function prettifyProduct($input,$rate,$fmt){
    return $fmt . number_format($input * $rate, 2,'.',','); 
}

function convertMoney($data, $exchange_rate= '1', $format='$ '){
    return preg_replace("/(\d+\.\d+)/e","prettifyProduct('$1','$exchange_rate','$format')",$data);
}

$data = "This Mango Cheesecake costs 11.95 and the Raspberry Cheesecake costs 13.95.";
$format = '&euro; ';
$exchange_rate = 0.7746;

//ORIGINAL WITH $ symbol
echo convertMoney($data);
//EURO CONVERSION
echo convertMoney($data,$exchange_rate,$format);

I would imagine that a better use would be to have all the 'euro' details in an array, along with other currencies (formats, rates). Should be just as easy. Maybe :

function prettifyProduct($input,$currency){
    $c_array = array(
        "us"            =>  array('rate'=>1,'format'=>'$ '),
        "euro"          =>  array('rate'=>0.7714,'format'=>'&euro; '),
        "sterling"      =>  array('rate'=>0.6199,'format'=>'&pound; '),
        "yen"           =>  array('rate'=>8.0000,'format'=>'&yen; '));

    return $c_array[$currency]['format'] . number_format($input * $c_array[$currency]['rate'], 2,'.',',');  
}

function convertMoney($data, $currency = 'us'){
    return preg_replace("/(\d+\.\d+)/e","prettifyProduct('$1','$currency')",$data);
}

$data = "This Mango Cheesecake costs 11.95 and the Raspberry Cheesecake costs 13.95.";

echo convertMoney($data) . "<br />";
echo convertMoney($data,'euro') . "<br />";
echo convertMoney($data,'yen') . "<br />";
echo convertMoney($data,'sterling');

Edited by diafol

Votes + Comments
Thanks for the example and explanation
0

@pritaeas

you can try redefining global $format; in the function, or define the variables in the function as they are not used outside it, or use defines.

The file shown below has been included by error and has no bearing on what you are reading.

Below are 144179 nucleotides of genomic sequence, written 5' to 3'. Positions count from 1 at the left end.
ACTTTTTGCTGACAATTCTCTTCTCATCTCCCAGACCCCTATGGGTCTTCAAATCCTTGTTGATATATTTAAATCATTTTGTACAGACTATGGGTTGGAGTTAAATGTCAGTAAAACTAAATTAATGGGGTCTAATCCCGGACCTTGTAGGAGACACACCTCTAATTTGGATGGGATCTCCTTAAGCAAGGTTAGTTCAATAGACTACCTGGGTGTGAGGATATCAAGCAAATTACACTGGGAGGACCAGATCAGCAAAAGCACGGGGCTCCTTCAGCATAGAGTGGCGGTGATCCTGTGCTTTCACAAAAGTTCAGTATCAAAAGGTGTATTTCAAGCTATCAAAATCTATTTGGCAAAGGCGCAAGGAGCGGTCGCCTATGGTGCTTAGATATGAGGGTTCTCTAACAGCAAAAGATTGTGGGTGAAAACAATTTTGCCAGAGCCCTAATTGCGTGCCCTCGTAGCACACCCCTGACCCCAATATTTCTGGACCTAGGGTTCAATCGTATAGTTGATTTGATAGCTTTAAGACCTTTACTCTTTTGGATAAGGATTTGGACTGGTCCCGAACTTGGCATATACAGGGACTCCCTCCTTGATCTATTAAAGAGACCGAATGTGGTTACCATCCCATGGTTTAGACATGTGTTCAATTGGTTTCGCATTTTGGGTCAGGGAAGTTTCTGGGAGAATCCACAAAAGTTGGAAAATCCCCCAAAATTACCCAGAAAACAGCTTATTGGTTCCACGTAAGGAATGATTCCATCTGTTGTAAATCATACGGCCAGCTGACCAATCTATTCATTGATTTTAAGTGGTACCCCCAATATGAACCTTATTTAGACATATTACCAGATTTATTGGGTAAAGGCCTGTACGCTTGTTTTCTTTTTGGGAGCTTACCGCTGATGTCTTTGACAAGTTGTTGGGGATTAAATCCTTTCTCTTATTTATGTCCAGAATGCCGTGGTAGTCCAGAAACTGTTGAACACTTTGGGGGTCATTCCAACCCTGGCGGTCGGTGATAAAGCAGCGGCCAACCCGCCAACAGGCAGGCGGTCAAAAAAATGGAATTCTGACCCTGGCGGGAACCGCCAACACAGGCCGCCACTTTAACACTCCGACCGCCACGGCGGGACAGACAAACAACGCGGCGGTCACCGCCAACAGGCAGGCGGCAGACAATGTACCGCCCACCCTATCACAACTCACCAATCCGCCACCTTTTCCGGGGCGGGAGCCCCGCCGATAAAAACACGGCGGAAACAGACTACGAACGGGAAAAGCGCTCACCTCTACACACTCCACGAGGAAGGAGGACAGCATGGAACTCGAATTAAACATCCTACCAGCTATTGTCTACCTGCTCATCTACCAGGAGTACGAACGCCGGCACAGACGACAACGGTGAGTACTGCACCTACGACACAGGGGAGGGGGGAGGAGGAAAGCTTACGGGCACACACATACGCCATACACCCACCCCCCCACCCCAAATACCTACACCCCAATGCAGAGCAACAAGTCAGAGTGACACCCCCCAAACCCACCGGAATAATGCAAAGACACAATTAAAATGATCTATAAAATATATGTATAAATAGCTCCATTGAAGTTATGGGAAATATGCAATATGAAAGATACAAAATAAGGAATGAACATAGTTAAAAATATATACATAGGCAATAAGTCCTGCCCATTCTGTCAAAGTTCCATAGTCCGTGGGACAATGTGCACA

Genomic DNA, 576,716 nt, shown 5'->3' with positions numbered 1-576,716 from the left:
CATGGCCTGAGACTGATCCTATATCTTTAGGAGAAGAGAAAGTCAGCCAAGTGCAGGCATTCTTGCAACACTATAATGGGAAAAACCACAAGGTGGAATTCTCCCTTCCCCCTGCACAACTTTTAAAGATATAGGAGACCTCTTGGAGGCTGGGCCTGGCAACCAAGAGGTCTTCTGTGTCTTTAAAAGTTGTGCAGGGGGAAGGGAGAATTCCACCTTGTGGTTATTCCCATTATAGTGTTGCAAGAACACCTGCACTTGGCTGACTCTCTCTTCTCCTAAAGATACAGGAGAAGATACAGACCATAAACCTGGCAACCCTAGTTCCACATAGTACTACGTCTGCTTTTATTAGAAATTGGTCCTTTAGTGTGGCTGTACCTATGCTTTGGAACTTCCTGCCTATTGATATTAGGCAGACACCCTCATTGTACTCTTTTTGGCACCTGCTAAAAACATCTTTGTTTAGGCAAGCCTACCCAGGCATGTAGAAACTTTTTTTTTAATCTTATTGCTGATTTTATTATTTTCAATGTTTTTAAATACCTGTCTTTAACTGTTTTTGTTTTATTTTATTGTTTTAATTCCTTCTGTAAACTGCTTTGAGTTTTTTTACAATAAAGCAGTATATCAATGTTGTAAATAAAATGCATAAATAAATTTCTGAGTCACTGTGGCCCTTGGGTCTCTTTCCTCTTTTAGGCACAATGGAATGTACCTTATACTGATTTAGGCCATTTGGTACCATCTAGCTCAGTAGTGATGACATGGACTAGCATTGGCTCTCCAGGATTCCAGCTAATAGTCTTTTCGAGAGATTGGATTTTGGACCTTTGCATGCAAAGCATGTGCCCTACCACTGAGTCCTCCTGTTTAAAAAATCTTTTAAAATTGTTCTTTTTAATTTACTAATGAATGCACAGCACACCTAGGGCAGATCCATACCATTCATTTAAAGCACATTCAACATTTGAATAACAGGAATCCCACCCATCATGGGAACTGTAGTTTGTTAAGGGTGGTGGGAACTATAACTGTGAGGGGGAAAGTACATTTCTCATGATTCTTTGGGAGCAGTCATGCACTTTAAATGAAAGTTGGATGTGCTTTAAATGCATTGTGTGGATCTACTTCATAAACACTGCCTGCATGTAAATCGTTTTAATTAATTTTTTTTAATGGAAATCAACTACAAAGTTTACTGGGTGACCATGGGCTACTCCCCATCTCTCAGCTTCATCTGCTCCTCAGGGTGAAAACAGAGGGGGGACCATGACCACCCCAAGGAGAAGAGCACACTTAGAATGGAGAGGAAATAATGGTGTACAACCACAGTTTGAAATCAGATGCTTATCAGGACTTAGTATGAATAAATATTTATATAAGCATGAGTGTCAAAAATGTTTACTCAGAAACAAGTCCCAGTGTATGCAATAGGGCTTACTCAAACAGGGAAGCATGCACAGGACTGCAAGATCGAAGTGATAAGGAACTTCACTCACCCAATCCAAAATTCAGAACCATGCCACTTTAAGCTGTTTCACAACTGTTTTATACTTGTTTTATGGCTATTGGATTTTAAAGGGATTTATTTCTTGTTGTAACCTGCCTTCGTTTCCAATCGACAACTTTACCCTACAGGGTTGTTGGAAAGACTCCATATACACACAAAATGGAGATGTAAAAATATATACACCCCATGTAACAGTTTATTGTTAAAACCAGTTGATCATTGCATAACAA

I will make some adjustment with global $format;

Edited by LastMitch: grammer

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@diafol

Is there no other way to pass data to your function? As a parameter? If the variables are 'constant', define them as constants and they will be available to all code (functions, methods etc). Note that you can't change the value of a constant.

Thanks for the reply and explanation. I will test out your example! Yes I know I can't change the value of constant.

Edited by LastMitch: grammer

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@pritaeas

The global $format; didn't help much because I got alot of errors: Undefined variable: format

So I went back using $globals

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@diafol

I got to test out your 2 scripts. It's really neat! Your conversion rate is all right! My conversion rate is wrong. I got no idea how to make my rates to look like yours.

Edited by LastMitch: grammer

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@pritaeas
@diafol

I figure out how to make it work correctly but my conversion rate is wrong. It's really different from diafol examples because his rates are right.

Here is my code:

<?php

$currency = true;

$format = '&euro; %.2f';

$exchange_rate = 0.7746;

function currency_valve($data)
{

$price = $data[1];

$cpercent = $data[2];

$cvalve = isset ($GLOBALS['currency']) && $GLOBALS['currency'];

$amount = ($cvalve ) ? $price * (1 + $cpercent / 100) : $price;

return sprintf($GLOBALS['format'], $amount / $GLOBALS['exchange_rate']);

}

$data = "This Mango Cheesecake costs {amount: 11.95 %0%} "."and the Raspberry Cheesecake costs {amount: 13.95 %0%}.\n";

echo preg_replace_callback ('/\{amount\:\ ([0-9.]+)\ \%([0-9.]+)\%\}/','currency_valve',$data);

?>

When I run the code and echo it out:

This Mango Cheesecake costs € 15.43 and the Raspberry Cheesecake costs € 18.01.

I realized I screw up the calculation.

When I run diafol examples it came out like this:

This is example 1:

This Mango Cheesecake costs $ 11.95 and the Raspberry Cheesecake costs $ 13.95.
This Mango Cheesecake costs € 9.26 and the Raspberry Cheesecake costs € 10.81.

This is example 2:

This Mango Cheesecake costs $ 11.95 and the Raspberry Cheesecake costs $ 13.95.
This Mango Cheesecake costs € 9.22 and the Raspberry Cheesecake costs € 10.76.